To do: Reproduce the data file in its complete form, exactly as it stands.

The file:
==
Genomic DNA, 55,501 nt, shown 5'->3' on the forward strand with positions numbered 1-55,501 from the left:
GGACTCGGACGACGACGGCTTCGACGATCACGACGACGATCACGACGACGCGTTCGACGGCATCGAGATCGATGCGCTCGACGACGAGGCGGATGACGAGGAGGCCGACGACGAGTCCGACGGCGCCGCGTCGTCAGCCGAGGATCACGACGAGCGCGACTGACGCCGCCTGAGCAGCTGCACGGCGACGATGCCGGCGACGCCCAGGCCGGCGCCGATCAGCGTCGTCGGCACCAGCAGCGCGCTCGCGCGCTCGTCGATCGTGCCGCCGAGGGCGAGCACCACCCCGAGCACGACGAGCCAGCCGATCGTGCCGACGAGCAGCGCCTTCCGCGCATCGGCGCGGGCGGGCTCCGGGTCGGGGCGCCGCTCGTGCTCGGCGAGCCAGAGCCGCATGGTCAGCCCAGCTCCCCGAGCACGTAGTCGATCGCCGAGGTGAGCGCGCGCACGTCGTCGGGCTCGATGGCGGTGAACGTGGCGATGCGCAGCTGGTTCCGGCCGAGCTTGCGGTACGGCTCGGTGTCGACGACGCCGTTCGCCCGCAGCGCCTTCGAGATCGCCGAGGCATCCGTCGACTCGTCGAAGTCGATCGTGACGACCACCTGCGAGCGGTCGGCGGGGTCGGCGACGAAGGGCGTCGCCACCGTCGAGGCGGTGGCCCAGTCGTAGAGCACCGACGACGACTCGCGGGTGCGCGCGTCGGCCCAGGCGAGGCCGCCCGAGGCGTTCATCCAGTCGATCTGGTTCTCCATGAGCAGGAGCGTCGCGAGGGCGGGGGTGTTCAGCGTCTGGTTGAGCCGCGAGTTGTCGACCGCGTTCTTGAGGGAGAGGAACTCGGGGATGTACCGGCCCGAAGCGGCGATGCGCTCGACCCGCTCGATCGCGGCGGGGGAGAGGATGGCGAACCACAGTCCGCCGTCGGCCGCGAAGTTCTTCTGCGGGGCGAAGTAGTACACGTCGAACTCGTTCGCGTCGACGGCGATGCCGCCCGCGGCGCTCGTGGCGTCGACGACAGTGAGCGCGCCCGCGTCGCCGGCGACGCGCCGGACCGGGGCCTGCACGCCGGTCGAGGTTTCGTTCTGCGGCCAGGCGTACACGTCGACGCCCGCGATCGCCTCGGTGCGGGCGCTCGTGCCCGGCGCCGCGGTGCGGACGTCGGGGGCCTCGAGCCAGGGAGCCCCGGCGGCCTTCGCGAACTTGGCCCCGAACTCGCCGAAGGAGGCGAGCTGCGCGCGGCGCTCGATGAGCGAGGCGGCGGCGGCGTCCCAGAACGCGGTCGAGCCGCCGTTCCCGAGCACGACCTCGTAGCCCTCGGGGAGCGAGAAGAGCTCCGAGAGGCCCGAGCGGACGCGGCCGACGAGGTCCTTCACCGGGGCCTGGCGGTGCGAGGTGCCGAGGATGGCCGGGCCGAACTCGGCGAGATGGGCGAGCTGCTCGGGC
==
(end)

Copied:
Genomic DNA, 55,501 nt, shown 5'->3' on the forward strand with positions numbered 1-55,501 from the left:
GGACTCGGACGACGACGGCTTCGACGATCACGACGACGATCACGACGACGCGTTCGACGGCATCGAGATCGATGCGCTCGACGACGAGGCGGATGACGAGGAGGCCGACGACGAGTCCGACGGCGCCGCGTCGTCAGCCGAGGATCACGACGAGCGCGACTGACGCCGCCTGAGCAGCTGCACGGCGACGATGCCGGCGACGCCCAGGCCGGCGCCGATCAGCGTCGTCGGCACCAGCAGCGCGCTCGCGCGCTCGTCGATCGTGCCGCCGAGGGCGAGCACCACCCCGAGCACGACGAGCCAGCCGATCGTGCCGACGAGCAGCGCCTTCCGCGCATCGGCGCGGGCGGGCTCCGGGTCGGGGCGCCGCTCGTGCTCGGCGAGCCAGAGCCGCATGGTCAGCCCAGCTCCCCGAGCACGTAGTCGATCGCCGAGGTGAGCGCGCGCACGTCGTCGGGCTCGATGGCGGTGAACGTGGCGATGCGCAGCTGGTTCCGGCCGAGCTTGCGGTACGGCTCGGTGTCGACGACGCCGTTCGCCCGCAGCGCCTTCGAGATCGCCGAGGCATCCGTCGACTCGTCGAAGTCGATCGTGACGACCACCTGCGAGCGGTCGGCGGGGTCGGCGACGAAGGGCGTCGCCACCGTCGAGGCGGTGGCCCAGTCGTAGAGCACCGACGACGACTCGCGGGTGCGCGCGTCGGCCCAGGCGAGGCCGCCCGAGGCGTTCATCCAGTCGATCTGGTTCTCCATGAGCAGGAGCGTCGCGAGGGCGGGGGTGTTCAGCGTCTGGTTGAGCCGCGAGTTGTCGACCGCGTTCTTGAGGGAGAGGAACTCGGGGATGTACCGGCCCGAAGCGGCGATGCGCTCGACCCGCTCGATCGCGGCGGGGGAGAGGATGGCGAACCACAGTCCGCCGTCGGCCGCGAAGTTCTTCTGCGGGGCGAAGTAGTACACGTCGAACTCGTTCGCGTCGACGGCGATGCCGCCCGCGGCGCTCGTGGCGTCGACGACAGTGAGCGCGCCCGCGTCGCCGGCGACGCGCCGGACCGGGGCCTGCACGCCGGTCGAGGTTTCGTTCTGCGGCCAGGCGTACACGTCGACGCCCGCGATCGCCTCGGTGCGGGCGCTCGTGCCCGGCGCCGCGGTGCGGACGTCGGGGGCCTCGAGCCAGGGAGCCCCGGCGGCCTTCGCGAACTTGGCCCCGAACTCGCCGAAGGAGGCGAGCTGCGCGCGGCGCTCGATGAGCGAGGCGGCGGCGGCGTCCCAGAACGCGGTCGAGCCGCCGTTCCCGAGCACGACCTCGTAGCCCTCGGGGAGCGAGAAGAGCTCCGAGAGGCCCGAGCGGACGCGGCCGACGAGGTCCTTCACCGGGGCCTGGCGGTGCGAGGTGCCGAGGATGGCCGGGCCGAACTCGGCGAGATGGGCGAGCTGCTCGGGC